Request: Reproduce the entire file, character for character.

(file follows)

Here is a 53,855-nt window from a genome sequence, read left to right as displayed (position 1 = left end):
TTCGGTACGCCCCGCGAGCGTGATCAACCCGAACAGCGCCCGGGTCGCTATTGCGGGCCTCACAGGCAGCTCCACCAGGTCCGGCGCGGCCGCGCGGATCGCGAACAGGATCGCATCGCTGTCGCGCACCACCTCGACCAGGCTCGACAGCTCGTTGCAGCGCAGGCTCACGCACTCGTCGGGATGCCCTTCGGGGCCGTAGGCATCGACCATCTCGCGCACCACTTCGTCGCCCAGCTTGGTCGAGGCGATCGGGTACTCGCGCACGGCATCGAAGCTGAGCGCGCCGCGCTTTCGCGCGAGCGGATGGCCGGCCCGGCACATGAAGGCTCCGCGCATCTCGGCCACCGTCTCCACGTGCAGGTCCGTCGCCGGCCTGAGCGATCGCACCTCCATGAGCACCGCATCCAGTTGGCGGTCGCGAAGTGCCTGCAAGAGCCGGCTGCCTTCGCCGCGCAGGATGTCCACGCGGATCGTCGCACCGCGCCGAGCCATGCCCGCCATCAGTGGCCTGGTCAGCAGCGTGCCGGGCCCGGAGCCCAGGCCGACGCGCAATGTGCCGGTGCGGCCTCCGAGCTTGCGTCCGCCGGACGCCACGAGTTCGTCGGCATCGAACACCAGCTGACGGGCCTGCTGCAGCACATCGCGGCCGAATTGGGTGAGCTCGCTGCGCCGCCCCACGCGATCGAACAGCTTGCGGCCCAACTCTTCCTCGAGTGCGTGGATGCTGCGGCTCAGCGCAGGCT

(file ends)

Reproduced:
Here is a 53,855-nt window from a genome sequence, read left to right as displayed (position 1 = left end):
TTCGGTACGCCCCGCGAGCGTGATCAACCCGAACAGCGCCCGGGTCGCTATTGCGGGCCTCACAGGCAGCTCCACCAGGTCCGGCGCGGCCGCGCGGATCGCGAACAGGATCGCATCGCTGTCGCGCACCACCTCGACCAGGCTCGACAGCTCGTTGCAGCGCAGGCTCACGCACTCGTCGGGATGCCCTTCGGGGCCGTAGGCATCGACCATCTCGCGCACCACTTCGTCGCCCAGCTTGGTCGAGGCGATCGGGTACTCGCGCACGGCATCGAAGCTGAGCGCGCCGCGCTTTCGCGCGAGCGGATGGCCGGCCCGGCACATGAAGGCTCCGCGCATCTCGGCCACCGTCTCCACGTGCAGGTCCGTCGCCGGCCTGAGCGATCGCACCTCCATGAGCACCGCATCCAGTTGGCGGTCGCGAAGTGCCTGCAAGAGCCGGCTGCCTTCGCCGCGCAGGATGTCCACGCGGATCGTCGCACCGCGCCGAGCCATGCCCGCCATCAGTGGCCTGGTCAGCAGCGTGCCGGGCCCGGAGCCCAGGCCGACGCGCAATGTGCCGGTGCGGCCTCCGAGCTTGCGTCCGCCGGACGCCACGAGTTCGTCGGCATCGAACACCAGCTGACGGGCCTGCTGCAGCACATCGCGGCCGAATTGGGTGAGCTCGCTGCGCCGCCCCACGCGATCGAACAGCTTGCGGCCCAACTCTTCCTCGAGTGCGTGGATGCTGCGGCTCAGCGCAGGCT